shall give notice of the time that the
Hoard of Directors, acting as a 1?ni.l
of KquallzaUon, will meet for the pur
nose of reviewing and correcting Its
assessment and apportionment of tnxes.
t he time of such meeting to be the first
Tuesday of October following, nnd that j
inr iiMNesMini'iiiN Mian in i ne mean timet
remnimin the otliee of the Secretary of
Hie Hoard for the Inspection of all per
sons inieresuMi.
From an inspection of the records In
the office of the County Clerk and the
records In the office of the Secretary
of the Hoard of Directors elected for
this District, I find that two of the Di
rectors have filed their official oaths.
and that neither of the Directors have'
tiled their official bond, as required by I
the statute and the order creating the'
District, I
I further find thni mo far nm tho rep- '
itrd illseloMet, no certified ropy of the
order creating the DlMrlet hum been,
forwnnleil to the recorder of the diner-
ent Counties, to-nltt l.lllinm and Vm-;
ntlllii. or reeorded In the records of
Morrow County, or to the County,
Merits of the nhovc named Counties. I
it appears that nt a meeting held
by two of the Directors elected, at Ar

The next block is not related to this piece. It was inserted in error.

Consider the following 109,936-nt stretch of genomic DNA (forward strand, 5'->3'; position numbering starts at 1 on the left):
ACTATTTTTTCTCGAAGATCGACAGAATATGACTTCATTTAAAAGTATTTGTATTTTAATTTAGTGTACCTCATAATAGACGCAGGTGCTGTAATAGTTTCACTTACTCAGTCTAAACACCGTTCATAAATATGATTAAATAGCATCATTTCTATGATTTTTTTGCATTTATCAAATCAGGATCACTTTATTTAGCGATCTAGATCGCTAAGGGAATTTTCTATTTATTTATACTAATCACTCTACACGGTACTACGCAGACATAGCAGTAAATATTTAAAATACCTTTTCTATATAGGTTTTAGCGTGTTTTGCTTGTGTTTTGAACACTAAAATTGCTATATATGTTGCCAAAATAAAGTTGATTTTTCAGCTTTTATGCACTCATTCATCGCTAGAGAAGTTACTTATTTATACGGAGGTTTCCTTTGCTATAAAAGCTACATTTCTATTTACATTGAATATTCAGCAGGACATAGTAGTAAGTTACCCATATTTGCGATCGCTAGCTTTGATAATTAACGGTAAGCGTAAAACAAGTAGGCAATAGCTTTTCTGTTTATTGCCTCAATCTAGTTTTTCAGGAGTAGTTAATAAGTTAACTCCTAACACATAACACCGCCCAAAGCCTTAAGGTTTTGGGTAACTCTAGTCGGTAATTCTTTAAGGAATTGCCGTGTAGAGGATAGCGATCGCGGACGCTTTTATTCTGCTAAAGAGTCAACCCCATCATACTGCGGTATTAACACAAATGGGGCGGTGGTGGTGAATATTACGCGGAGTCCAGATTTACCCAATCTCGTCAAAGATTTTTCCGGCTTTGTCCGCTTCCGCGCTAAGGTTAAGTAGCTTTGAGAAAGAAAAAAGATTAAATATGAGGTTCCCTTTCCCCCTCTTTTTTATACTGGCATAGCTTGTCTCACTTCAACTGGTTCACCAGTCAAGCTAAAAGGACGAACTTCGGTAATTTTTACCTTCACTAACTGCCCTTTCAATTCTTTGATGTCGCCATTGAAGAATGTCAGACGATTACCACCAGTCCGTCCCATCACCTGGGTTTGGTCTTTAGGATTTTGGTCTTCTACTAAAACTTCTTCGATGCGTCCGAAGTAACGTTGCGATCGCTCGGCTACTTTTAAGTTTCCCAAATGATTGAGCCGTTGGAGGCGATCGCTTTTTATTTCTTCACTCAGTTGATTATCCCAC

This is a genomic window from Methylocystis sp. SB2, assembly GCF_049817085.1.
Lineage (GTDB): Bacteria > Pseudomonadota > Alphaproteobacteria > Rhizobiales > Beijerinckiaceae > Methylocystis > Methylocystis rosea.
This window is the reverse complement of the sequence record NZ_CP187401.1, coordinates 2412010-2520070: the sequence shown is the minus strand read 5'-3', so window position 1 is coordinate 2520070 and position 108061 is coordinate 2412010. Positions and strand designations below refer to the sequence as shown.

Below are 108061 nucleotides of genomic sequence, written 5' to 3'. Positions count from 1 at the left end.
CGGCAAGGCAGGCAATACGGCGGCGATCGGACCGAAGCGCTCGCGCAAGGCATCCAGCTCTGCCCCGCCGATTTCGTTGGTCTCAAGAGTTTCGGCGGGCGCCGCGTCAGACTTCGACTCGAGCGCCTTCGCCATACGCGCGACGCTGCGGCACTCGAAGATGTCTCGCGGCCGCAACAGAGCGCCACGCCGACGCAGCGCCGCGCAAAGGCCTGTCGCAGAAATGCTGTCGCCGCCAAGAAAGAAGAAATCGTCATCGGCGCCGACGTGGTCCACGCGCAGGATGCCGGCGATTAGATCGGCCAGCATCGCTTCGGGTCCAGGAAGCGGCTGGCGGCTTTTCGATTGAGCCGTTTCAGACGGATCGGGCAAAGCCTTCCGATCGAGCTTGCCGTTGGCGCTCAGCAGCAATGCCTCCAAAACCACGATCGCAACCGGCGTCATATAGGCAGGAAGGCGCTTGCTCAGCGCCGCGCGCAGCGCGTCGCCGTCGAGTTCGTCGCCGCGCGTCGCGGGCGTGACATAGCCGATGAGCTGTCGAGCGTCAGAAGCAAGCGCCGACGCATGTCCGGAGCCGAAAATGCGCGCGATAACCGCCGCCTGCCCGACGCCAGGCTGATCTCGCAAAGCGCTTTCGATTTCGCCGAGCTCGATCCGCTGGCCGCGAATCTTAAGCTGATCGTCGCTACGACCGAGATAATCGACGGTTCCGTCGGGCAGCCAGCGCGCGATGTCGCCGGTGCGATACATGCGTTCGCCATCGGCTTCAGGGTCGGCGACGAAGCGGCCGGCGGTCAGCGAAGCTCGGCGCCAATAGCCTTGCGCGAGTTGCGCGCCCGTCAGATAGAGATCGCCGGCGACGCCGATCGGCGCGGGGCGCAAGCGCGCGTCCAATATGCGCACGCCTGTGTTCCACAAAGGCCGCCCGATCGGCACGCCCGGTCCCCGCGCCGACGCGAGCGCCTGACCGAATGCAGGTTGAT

lington, Oregon, on the 2nd day of Sep
tmber, l!H!t. that an assessment of sev
en and one-half cents per acre on
each Irrigable acre in the District was
made, however, no- attempt was made
to prepare tho assessment list of the
different land holders, nor of their re
spective apportionments, neither does
it appear that the notice required to
he given by the Secretary of the Hirel
ing of the Hoard of tfqnnlization, was
or is being given, or that n. list of the
assessments and Apportionment is now
in the ottlce of the Secret nr of tho
Hoard for the inspection of the respec
tive taxpayers.
Several other mnterlal Irregularities
nnd omissions appear, however, I am
convinced from the irregularities above
mentioned that the assessment nnd tax
levy Is void, nnd that tho warrants now
being issued by the County Clerk upon
this fund, if question should bo raised
by nny interested person, or the prn
ceodtngs or levy should be nttacked by
(Continued on Page Six)
Lexington high school's basketballers
Invaded the floor of the local high
school team Friday evening and handed
the home team a neat trimming to the
tune of 20 to 12. The visitors were in
unbeatable form, with little Dallas
Ward shooting them In from all over
the floor, while it would be hard to
.imagine a more hopeless exhibition
than that put up by the home team.
Heppner entered the contest with the
bearing of would-be champions, who
were taking a few hours off to show
the visitors how to play the game. They
encountered a hunch of fighters who
were Intent on taking home a half
dozen scalps, no matter what the op
position. Lexington has been working this
season under the handicap of lack of